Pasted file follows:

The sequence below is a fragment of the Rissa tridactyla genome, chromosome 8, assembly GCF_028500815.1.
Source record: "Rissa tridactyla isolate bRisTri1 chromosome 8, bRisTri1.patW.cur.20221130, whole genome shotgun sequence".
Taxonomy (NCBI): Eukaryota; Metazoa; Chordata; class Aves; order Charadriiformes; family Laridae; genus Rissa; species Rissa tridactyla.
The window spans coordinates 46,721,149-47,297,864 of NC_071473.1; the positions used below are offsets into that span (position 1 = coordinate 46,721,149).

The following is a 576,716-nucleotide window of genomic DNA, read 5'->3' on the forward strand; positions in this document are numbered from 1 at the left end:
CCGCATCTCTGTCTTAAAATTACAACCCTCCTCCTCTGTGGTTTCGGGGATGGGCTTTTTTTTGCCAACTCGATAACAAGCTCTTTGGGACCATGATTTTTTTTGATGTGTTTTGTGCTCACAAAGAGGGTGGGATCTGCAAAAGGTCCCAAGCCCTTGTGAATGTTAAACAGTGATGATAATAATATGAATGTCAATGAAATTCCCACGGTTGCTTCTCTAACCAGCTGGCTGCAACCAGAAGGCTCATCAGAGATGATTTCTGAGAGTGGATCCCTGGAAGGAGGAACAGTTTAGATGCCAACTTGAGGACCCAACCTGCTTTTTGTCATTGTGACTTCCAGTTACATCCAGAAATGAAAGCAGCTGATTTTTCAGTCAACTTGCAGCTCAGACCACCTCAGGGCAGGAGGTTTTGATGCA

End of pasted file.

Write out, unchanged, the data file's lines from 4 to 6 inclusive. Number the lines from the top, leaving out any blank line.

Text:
The window spans coordinates 46,721,149-47,297,864 of NC_071473.1; the positions used below are offsets into that span (position 1 = coordinate 46,721,149).

The following is a 576,716-nucleotide window of genomic DNA, read 5'->3' on the forward strand; positions in this document are numbered from 1 at the left end:
CCGCATCTCTGTCTTAAAATTACAACCCTCCTCCTCTGTGGTTTCGGGGATGGGCTTTTTTTTGCCAACTCGATAACAAGCTCTTTGGGACCATGATTTTTTTTGATGTGTTTTGTGCTCACAAAGAGGGTGGGATCTGCAAAAGGTCCCAAGCCCTTGTGAATGTTAAACAGTGATGATAATAATATGAATGTCAATGAAATTCCCACGGTTGCTTCTCTAACCAGCTGGCTGCAACCAGAAGGCTCATCAGAGATGATTTCTGAGAGTGGATCCCTGGAAGGAGGAACAGTTTAGATGCCAACTTGAGGACCCAACCTGCTTTTTGTCATTGTGACTTCCAGTTACATCCAGAAATGAAAGCAGCTGATTTTTCAGTCAACTTGCAGCTCAGACCACCTCAGGGCAGGAGGTTTTGATGCA